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Luxembourg

    February 22, 2018
    Amnesty International publishes State of the World’s Human Rights report for 2017 to 2018 “Last year our world was immersed in crises, with prominent leaders offering us a nightmarish vision of a society blinded by hatred and fear. This emboldened those who promote bigotry, but it inspired far more people to campaign for a more hopeful future,” says Salil Shetty, head of Amnesty International

    The world is reaping the terrifying consequences of hate-filled rhetoric that threatens to normalize massive discrimination against marginalized groups, Amnesty International warned today as it launched its annual assessment of human rights.

    Nevertheless, the organization found that a growing movement of both first-time and seasoned activists campaigning for social justice provides real hope of reversing the slide towards oppression.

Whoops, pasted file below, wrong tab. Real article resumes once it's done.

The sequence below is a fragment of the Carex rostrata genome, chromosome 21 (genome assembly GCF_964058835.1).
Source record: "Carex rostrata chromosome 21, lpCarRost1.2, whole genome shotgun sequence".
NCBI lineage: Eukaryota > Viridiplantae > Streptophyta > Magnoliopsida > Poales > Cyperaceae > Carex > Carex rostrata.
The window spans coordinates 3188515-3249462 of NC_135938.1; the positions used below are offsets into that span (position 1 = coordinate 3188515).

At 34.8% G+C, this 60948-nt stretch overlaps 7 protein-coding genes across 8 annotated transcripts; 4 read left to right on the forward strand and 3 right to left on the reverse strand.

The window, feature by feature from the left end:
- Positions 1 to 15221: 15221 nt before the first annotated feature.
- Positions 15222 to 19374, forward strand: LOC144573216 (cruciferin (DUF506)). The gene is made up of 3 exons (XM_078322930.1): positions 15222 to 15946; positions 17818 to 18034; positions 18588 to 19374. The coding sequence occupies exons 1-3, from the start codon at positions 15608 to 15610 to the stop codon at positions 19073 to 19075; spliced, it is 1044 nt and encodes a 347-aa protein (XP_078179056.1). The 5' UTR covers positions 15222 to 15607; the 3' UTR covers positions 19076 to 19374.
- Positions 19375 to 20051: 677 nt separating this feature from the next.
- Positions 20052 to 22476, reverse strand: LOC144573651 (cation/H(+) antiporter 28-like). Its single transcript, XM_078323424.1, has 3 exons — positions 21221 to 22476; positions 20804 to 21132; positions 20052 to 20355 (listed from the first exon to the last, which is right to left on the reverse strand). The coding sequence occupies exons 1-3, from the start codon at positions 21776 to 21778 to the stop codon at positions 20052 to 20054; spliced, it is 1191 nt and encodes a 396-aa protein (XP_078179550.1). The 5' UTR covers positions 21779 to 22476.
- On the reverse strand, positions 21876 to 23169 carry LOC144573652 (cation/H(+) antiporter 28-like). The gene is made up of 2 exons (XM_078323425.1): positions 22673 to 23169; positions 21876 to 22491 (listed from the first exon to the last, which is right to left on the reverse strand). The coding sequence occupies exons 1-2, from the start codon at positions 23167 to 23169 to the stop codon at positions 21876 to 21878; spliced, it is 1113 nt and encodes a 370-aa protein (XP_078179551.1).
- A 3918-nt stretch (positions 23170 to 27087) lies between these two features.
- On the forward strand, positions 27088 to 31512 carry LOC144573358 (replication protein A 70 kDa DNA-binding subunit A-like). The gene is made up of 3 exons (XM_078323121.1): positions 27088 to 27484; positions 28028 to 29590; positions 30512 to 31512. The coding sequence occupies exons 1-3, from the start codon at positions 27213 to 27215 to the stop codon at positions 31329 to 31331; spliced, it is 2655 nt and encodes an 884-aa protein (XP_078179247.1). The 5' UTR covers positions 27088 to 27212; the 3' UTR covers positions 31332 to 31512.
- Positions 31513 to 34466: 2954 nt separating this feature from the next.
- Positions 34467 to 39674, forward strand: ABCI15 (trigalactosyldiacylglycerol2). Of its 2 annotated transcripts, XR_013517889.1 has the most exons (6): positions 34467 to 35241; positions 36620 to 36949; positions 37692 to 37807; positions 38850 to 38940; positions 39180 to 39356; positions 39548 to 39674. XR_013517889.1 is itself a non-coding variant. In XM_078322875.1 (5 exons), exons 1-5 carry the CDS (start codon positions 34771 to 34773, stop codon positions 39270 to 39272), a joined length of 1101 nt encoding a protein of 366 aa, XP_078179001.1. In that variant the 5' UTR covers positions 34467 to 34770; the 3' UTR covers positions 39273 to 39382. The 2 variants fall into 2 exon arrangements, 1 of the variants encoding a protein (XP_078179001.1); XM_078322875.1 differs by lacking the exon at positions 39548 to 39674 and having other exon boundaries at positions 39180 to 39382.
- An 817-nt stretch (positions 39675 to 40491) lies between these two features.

The report, The State of the World’s Human Rights, covers 159 countries and delivers the most comprehensive analysis of the state of human rights in the world today.

    January 28, 2016

    AMNESTY INTERNATIONAL LUXEMBOURG PRESS RELEASE 

    Released 12:00PM CET, 29 January 2016

     Inadequate and incomplete regulations and policies on financing the arms sector mean there is little to stop banks from financing and investing in the production and transfer of internationally banned weapons or arms used to commit serious human rights violations, according to an Amnesty International Luxembourg report launched today.

    The report, Banks, arms and human rights violations, looks into the failures of the Luxembourg financial sector to put in place regulations, policies and procedures to effectively curb financial support for arms-related activities.

    While Luxembourg’s banks are in the spotlight, the report’s findings and recommendations are also applicable to other countries in the European Union and elsewhere.

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